Clouds of blackbirds still do go wheeling and shrieking above Kosovo Polje, the bleak and windy site of the great Turkish victory over Serbia (and Albania) in 1389. The Field of Blackbirds itself is now surmounted by an ugly if imposing monument, on which is inscribed: “Those who have a Serb heart and do not come to fight for Kosovo will have neither male nor female children, crops or wine. They will be damned until they die.”
Despite or perhaps because of its tribalism and bluster, this is a strangely unimpressive incantation: Millions of Serbs have had offspring–even female–and harvested the crops and the vintages without obeying the injunction. And the damned ones are those who fled Kosovo in abject terror and defeat, rather than face the consequences of what their death squads had done here. They saved neither honor nor territory. Today, the place where Slobodan Milosevic launched his terrible career with a demagogic speech to the Kosovo Serb chauvinists on the 600th anniversary of the battle in 1989 is guarded by soldiers of the UN. A few furlongs down the road, a jerry-built housing project, constructed for Serb settlers from the Krajina in an effort to shift the demographic balance a bit, is now occupied by Kosovar Albanian refugees.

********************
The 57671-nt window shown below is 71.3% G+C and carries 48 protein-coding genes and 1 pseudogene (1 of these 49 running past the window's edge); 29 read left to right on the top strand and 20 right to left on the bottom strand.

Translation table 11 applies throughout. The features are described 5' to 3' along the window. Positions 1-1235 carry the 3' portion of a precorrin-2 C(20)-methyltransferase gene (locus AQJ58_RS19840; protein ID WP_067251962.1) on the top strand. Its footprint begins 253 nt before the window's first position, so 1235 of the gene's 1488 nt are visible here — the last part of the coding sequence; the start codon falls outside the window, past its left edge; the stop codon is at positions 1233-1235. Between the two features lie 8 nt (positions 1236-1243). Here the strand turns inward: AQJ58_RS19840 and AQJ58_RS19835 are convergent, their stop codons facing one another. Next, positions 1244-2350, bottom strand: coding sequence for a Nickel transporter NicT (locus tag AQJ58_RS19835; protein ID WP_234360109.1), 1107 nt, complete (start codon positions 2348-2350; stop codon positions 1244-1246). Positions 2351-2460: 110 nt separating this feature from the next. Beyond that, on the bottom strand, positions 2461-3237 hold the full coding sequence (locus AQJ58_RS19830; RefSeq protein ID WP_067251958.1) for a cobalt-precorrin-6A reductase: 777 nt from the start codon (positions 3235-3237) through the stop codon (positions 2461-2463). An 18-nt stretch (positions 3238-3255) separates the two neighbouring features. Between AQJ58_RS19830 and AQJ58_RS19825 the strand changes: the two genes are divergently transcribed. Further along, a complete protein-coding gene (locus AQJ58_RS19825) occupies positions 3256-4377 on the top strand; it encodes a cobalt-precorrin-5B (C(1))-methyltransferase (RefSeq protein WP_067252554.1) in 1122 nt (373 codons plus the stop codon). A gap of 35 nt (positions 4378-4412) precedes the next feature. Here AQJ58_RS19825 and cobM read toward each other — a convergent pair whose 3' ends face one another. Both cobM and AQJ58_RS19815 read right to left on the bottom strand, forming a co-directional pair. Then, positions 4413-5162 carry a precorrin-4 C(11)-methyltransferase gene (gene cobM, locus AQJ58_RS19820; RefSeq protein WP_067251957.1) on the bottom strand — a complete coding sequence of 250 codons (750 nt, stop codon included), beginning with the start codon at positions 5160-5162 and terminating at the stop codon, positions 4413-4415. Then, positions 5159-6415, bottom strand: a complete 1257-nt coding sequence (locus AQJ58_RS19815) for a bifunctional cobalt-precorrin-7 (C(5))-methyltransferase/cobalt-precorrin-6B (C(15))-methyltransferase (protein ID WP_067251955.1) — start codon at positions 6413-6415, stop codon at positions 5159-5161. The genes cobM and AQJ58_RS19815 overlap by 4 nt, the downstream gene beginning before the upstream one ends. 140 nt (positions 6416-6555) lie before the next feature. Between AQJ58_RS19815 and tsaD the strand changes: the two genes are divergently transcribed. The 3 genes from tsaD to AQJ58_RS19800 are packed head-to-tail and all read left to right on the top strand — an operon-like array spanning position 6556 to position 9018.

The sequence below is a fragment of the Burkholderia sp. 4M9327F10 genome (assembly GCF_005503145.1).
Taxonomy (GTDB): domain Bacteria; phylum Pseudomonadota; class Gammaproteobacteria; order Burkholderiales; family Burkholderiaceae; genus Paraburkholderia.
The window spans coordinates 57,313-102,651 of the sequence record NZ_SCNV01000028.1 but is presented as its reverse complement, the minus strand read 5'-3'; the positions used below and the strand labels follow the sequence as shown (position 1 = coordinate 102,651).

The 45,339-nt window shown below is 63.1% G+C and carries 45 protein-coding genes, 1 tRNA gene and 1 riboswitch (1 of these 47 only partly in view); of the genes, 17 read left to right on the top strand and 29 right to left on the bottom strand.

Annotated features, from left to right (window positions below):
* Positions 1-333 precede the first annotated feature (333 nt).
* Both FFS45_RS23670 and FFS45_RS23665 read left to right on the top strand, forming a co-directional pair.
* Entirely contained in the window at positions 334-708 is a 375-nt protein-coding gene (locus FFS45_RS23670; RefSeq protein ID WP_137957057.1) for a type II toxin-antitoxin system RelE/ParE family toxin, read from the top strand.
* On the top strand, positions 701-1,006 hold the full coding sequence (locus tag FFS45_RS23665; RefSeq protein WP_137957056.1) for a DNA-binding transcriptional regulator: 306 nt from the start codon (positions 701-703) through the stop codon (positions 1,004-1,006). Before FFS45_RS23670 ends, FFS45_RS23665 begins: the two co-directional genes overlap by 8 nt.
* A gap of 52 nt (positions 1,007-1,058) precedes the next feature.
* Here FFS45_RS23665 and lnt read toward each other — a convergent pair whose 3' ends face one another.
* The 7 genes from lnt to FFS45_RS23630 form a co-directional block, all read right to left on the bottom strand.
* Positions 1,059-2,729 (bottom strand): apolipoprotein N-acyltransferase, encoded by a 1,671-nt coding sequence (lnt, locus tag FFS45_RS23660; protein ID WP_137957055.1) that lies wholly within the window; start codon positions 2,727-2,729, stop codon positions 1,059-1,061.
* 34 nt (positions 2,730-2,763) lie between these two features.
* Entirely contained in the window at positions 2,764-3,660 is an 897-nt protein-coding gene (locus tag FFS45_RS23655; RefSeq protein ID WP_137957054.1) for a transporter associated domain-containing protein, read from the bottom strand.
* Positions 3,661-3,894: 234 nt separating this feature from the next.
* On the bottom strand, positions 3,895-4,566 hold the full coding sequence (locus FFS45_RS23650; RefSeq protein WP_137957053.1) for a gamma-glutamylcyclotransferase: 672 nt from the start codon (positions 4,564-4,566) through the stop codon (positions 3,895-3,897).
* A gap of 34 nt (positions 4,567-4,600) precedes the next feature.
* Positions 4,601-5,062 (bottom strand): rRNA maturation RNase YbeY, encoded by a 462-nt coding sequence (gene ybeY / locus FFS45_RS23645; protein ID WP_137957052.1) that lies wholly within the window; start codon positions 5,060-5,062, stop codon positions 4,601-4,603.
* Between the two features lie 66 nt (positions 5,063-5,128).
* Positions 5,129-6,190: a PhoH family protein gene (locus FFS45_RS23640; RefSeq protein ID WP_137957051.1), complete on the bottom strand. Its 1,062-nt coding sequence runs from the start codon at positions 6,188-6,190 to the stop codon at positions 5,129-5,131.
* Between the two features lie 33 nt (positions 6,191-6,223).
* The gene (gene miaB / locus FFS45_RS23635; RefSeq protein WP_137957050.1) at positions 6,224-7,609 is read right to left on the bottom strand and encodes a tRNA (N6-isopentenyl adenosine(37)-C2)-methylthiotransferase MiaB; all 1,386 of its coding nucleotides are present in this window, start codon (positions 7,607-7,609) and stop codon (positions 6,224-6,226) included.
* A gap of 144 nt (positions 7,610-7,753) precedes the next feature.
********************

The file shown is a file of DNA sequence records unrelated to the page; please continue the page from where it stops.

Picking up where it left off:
A certain kind of Western intellectual, before the war in Kosovo, was addicted to saying that the province was Serbia’s Holy Land or Jerusalem: a place of sacrifice and redemption and consecrated sites. Actually, what Kosovo was for many years was Serbia’s West Bank or Gaza; a territory where the indigenous majority could be treated like dirt in the name of spurious ancient mythologies.
The Serbian Orthodox Church has had a lot to answer for here in helping to identify race and nation with faith and in promulgating an essentially fascistic view of the national question. However, the little town of Gracanica, just ten miles outside the capital of Pristina in the opposite direction from the Field of Blackbirds, affords a nice contrast. In this enclave of Serb inhabitants, and operating from the base of an exquisite little monastery dating back even earlier in the same fourteenth century, may be found Archbishop Artemije Radosavljevik and his secretary, Father Sava Janjic.
“Father Sava,” as he is known, runs an extensive Kosovo-Serb website and describes Milosevic as “the cancer of Europe.” He helped protect Albanians during the pogrom of last year, and has publicly accepted Serbian responsibility for the attempted erasure of the Albanian presence–Christian, Muslim and secular–in the province. Currently, he is battling to avert reprisals against the remaining Serb population. For this reason, he and his bishop logically and morally oppose the ongoing expulsion of Albanians from the Milosevic-dominated enclave in Mitrovica. As my comrade Stephen Schwartz so dialectically put it, the Serb extremists want to keep Kosovo part of Serbia; Father Sava wants to keep Serbs part of Kosovo.